Interview with Ander Valverde, partner, Pérez-Llorca
The energy sector will continue thriving in the coming months, and there will be significant activity related to distressed M&A and rescue finance, says Ander Valverde.
LEADERS LEAGUE: How has the banking and finance sector in Spain evolved over the last year?
ANDER VALVERDE: As a result of the Covid-19 pandemic, 2020 has been a very busy and challenging year in the banking and finance sector.
On the positive side:
The Spanish Government has approved a number of government-sponsored loans, mainly in the form of the “Líneas ICO”. The purpose of these loans is to support companies in terms of their working capital and general corporate needs. We have been very busy advising banks and companies on these government-sponsored loans.
As in every recession, our practice has proved to be anti-cyclical. We have noticed a peak in refinancing and restructuring work, although not as much as expected given that many companies are currently sitting on piles of cash – provided through government-sponsored loans (“Líneas ICO”) – and this is temporarily enabling them to postpone an overall refinancing or restructuring of their debt.
In Spain, despite Covid-19, essential sectors such as energy have continued to boom. We have seen a lot of M&A activity in the energy sector, as well as greenfield and other energy development projects. This has meant there are a lot of finance deals involving acquisitions of energy projects and project finance transactions.
There has been quite of lot of activity in the real estate sector, particularly in the context of the acquisition of distressed assets and the acquisition or development of logistic assets. This has led to a significant number of real estate finance deals to fund such acquisitions.
On the negative side:
The pandemic has had a significant impact on the M&A market. Covid-19 and the consequent ‘Great Lockdown’ (that the IMF described as the worst recession since the Great Depression) have led to a substantial decrease in M&A activity, except in certain sectors such as energy and some distressed M&A transactions. Of course, since M&A deals are usually financed with debt, a decrease in M&A activity has led to a consequent decrease in leveraged finance and acquisition finance transactions.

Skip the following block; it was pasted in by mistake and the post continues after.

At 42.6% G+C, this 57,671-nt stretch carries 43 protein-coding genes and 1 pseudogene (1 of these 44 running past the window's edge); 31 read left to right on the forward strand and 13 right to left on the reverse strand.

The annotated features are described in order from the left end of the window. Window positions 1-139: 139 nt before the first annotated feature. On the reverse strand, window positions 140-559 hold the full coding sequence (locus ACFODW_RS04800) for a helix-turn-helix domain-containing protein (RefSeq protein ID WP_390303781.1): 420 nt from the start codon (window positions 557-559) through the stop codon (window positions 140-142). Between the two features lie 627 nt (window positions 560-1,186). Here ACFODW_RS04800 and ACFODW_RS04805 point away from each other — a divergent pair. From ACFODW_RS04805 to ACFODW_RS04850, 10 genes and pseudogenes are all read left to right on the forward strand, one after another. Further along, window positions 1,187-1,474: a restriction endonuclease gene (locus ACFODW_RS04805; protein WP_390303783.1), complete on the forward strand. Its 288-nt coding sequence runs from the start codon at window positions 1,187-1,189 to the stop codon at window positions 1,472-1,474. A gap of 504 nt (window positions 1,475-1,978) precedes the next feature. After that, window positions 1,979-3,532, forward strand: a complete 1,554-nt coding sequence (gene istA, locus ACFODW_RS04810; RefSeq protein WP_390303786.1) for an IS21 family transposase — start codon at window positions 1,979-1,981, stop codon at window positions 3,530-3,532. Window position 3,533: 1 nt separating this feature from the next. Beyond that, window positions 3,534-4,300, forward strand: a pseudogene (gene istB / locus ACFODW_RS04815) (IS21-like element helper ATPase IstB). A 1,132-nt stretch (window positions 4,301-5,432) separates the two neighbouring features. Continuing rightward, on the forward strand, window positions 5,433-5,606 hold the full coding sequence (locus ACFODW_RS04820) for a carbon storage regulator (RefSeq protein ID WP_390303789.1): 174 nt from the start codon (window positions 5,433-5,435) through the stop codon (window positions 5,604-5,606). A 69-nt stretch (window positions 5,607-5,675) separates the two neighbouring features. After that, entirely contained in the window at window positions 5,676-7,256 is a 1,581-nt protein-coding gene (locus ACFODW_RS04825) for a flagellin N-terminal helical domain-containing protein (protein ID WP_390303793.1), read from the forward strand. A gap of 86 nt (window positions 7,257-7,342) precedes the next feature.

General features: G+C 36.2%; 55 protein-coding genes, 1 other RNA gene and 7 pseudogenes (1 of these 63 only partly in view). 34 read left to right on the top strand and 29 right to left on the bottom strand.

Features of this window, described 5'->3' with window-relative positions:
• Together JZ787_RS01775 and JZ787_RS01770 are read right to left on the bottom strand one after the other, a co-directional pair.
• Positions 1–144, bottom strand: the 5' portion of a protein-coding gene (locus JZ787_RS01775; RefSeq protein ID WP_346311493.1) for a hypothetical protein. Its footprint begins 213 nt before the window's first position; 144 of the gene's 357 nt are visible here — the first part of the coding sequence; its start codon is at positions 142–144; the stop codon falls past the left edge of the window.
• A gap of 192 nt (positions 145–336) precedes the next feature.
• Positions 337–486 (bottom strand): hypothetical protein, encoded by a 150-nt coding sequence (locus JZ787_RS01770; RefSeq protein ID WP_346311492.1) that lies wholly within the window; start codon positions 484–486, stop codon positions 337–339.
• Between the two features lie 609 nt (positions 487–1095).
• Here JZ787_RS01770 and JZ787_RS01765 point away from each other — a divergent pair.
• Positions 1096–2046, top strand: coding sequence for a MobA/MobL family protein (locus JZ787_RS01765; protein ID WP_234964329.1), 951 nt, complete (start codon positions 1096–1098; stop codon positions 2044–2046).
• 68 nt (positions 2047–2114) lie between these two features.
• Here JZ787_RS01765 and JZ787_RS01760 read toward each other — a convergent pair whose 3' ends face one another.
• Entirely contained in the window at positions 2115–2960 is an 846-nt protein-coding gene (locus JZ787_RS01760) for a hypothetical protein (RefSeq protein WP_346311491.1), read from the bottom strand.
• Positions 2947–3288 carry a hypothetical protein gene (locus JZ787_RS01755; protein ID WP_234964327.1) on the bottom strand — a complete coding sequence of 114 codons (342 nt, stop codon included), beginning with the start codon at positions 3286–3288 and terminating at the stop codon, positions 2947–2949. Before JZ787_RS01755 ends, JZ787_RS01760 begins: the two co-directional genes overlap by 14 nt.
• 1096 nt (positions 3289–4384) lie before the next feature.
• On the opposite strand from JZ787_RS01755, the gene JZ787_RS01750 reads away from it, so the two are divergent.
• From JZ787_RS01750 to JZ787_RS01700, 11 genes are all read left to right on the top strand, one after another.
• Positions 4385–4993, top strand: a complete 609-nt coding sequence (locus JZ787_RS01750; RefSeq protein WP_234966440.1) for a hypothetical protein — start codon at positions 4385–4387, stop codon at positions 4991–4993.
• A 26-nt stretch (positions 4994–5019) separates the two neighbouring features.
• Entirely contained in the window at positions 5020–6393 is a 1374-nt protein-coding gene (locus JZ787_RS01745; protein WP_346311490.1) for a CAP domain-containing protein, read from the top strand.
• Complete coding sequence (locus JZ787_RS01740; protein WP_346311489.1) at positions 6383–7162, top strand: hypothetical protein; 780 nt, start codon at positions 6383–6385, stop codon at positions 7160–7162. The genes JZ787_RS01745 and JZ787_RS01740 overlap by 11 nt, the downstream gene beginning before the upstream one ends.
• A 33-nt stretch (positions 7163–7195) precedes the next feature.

Over the last few years, Spain had been experiencing a boom in direct lending (that is, lending by non-bank lenders) on many fronts, mainly acquisition finance, real estate finance, growth finance, special situations, and rescue finance. However, given the Covid-19 pandemic, we have seen a decrease in activity in the direct lending market in terms of acquisition finance and growth finance. The reason for this is that M&A activity has declined and growth plans have been postponed. Meanwhile, government-sponsored loans have become another “competitor” in terms of direct lending. This contraction of the direct lending market has greatly impacted our work.
What are currently the biggest opportunities for banking and finance lawyers?
We sense that diversified banking and finance practices – particularly those including finance lawyers that feel comfortable as ‘all-rounders’ and that can work on all kinds of debt and restructuring transactions – will have the biggest opportunities. In contrast, niche practices will suffer the most.
On the ‘new money’ deal front, we believe that the biggest opportunities will be in the energy sector (which has continued to demonstrate growth), distressed M&A activity and rescue finance. In the real estate sector, we also think that 2021 will provide a lot of opportunities in certain asset classes, such as hospitality, tourism and entertainment. Such opportunities will trigger real estate finance activity.
In addition, we also expect to see a lot of refinancing and debt restructuring activity in 2021. The year 2020 has not been as busy as expected in this sense because companies have postponed their refinancing and restructuring plans thanks to government-sponsored loans. Such plans will probably have to be reactivated in 2021.
‘We expect to see a lot of refinancing and debt restructuring activity in 2021’
How are clients demands changing in terms of what they want from legal service providers?
Money-wise, more competitive pricing and fee structures. Work-wise, the complexity of the current situation and the approval of new rules mean that clients are demanding creativity, resilience, sophisticated advice and much more involvement from partners.
What are the biggest challenges banking and finance clients currently face?
The magnitude and speed of collapse in activity that followed the ‘Great Lockdown’ has resulted in massive domestic and international policy responses, particularly the easing of monetary policy, government-sponsored loans, concessional financing, grants and debt relief. Consequently, there is a lot of liquidity on the market. This has resulted in more competition between banks.
The increase of liquidity in the banking sector and the massive government-sponsored loans made available to companies entail a significant challenge for direct lenders and alternative finance providers. But we expect them to continue their growth in the Spanish market given their flexible financing structures and solutions.
Additionally, in Spain, we are experiencing a new wave of M&A and concentration in the banking sector. This will result in significant challenges for banks.